A Florida boatyard that is more than 140 years old is facing the same demise as many other condos and homes throughout the state, and has been foreclosed on and is expected to be sent off to auction on Thursday.
According to sources the Merrill-Stevens boatyard foreclosure can be blamed on a number of factors, including a downturn in the marine industry with not as many people having yachts repaired, which in turn meant that the boatyards owner eventually fell behind on monthly mortgage payments.
After falling behind for several months, the owner did in fact contact the bank to see if the monthly mortgage payments could be reduced through a loan modification, which would have most likely kept the business afloat.
At first this idea seemed to work and an agreement was reached for a modification; however, that deal ended up falling through, leaving the historic boatyard with no other choice but to go into foreclosure.
In the beginning, falling behind on payments and going into foreclosure is far from what the owner pictured when he purchased the boatyard in 2004. At that point the plan was even to put more money into Merrill-Stevens to not only expand services, but to also make it more modern.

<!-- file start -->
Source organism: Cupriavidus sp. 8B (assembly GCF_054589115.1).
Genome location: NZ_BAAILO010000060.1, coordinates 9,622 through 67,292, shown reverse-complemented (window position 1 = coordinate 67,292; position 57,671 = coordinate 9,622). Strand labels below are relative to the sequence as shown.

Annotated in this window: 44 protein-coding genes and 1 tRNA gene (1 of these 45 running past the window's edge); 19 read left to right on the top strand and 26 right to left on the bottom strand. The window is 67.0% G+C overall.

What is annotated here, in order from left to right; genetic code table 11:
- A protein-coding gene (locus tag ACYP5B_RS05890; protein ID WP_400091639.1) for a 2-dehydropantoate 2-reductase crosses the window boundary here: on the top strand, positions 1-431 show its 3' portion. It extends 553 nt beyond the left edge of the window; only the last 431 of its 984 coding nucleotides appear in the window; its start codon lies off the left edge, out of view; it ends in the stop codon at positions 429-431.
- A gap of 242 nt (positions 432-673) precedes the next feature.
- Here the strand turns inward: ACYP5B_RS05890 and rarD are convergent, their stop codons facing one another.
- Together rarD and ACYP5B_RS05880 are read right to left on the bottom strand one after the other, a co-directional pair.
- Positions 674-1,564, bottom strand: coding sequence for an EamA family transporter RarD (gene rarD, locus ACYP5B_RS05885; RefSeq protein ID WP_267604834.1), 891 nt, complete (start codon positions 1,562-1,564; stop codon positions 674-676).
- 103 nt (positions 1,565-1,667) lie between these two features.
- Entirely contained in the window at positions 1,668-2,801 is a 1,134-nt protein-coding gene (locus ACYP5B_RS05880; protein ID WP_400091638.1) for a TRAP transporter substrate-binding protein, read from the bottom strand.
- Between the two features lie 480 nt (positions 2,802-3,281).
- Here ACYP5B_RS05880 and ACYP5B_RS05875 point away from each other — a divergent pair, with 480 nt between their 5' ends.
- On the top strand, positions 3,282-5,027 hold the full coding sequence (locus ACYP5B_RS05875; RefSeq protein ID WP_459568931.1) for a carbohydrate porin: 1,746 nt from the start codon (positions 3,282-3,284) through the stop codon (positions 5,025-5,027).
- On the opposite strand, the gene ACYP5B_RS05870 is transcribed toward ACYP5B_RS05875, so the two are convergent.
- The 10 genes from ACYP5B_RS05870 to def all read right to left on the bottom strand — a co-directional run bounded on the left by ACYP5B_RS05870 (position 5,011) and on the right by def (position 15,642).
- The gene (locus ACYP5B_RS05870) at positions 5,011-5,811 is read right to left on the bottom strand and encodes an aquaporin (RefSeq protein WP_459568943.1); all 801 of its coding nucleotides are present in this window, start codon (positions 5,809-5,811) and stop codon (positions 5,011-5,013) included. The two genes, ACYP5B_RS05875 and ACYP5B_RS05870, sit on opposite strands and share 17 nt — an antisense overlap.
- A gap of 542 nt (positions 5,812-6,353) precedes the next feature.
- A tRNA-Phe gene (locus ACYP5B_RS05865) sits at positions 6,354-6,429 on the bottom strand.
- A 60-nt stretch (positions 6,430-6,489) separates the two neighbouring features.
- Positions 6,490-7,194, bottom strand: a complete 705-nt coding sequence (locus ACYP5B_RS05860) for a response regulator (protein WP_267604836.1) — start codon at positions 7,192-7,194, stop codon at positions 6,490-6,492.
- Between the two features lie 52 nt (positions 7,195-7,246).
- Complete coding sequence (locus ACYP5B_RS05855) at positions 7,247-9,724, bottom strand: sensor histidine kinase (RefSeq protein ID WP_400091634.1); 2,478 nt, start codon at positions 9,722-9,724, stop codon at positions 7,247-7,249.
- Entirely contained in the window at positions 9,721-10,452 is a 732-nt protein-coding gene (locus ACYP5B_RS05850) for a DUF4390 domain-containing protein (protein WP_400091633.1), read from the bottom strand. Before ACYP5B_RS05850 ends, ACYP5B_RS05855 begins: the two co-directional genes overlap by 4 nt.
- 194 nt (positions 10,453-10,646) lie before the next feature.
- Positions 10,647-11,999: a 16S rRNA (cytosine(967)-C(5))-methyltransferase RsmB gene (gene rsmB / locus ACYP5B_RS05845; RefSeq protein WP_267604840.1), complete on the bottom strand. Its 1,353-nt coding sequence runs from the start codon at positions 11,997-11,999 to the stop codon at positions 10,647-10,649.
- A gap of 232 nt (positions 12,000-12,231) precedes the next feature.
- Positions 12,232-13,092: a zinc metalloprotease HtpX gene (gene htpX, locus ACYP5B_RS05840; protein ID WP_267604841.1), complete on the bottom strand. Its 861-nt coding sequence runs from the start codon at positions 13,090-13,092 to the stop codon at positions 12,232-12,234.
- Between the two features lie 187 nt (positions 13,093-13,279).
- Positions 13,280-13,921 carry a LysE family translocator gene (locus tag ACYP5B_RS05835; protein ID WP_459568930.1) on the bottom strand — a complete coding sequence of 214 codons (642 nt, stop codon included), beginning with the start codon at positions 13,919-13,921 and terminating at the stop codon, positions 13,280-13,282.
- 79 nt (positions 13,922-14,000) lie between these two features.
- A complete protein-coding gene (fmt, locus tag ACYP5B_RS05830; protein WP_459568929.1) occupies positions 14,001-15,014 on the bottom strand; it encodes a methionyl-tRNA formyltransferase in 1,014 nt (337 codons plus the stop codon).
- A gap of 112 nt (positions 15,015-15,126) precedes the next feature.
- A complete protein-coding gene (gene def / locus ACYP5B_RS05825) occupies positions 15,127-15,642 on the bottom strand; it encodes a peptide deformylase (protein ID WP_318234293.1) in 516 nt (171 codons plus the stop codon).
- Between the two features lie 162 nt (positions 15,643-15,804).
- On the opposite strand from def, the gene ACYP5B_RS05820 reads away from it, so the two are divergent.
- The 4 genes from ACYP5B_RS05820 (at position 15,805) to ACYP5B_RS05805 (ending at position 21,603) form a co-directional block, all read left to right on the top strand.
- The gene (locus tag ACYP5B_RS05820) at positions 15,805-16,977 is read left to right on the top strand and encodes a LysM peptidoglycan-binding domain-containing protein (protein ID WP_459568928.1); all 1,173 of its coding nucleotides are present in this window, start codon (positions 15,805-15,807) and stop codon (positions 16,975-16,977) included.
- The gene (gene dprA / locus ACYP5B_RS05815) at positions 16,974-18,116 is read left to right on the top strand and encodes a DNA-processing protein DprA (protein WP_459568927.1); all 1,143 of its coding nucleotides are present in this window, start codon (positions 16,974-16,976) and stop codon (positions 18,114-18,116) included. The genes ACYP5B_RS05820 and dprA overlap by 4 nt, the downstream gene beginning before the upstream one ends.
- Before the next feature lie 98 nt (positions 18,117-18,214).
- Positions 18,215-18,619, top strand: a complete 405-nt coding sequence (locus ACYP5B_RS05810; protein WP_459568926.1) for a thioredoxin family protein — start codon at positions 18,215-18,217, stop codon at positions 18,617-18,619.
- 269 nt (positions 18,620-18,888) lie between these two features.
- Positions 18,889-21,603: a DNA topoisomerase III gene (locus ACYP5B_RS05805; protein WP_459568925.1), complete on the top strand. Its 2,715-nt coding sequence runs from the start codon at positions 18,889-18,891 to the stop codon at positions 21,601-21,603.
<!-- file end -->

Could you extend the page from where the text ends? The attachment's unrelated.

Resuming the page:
And while the recession put an end to that idea, the owner of Merrill-Stevens did indeed try and keep the dream alive - or at least the boatyard open - by attempting to obtain a mortgage modification. Sadly, for whatever reason, the bank went back on the agreement and the property went into foreclosure.
However, while the news tends to report on many of the people who have lost their home or property, there are also many who have been able to actually receive a mortgage modification, and were able to keep their property.
It is important to keep in mind that banks do not have a legal obligation to give someone a loan modification, and that the process can be tricky as not all banks follow the same modification procedures. However, if someone is facing foreclosure, learning more about the entire process could be the first step in keeping a home or property.
Source: Miami Herald, "Historic boatyard on auction block," Toluse Olorunnipa, 3 Feb 2011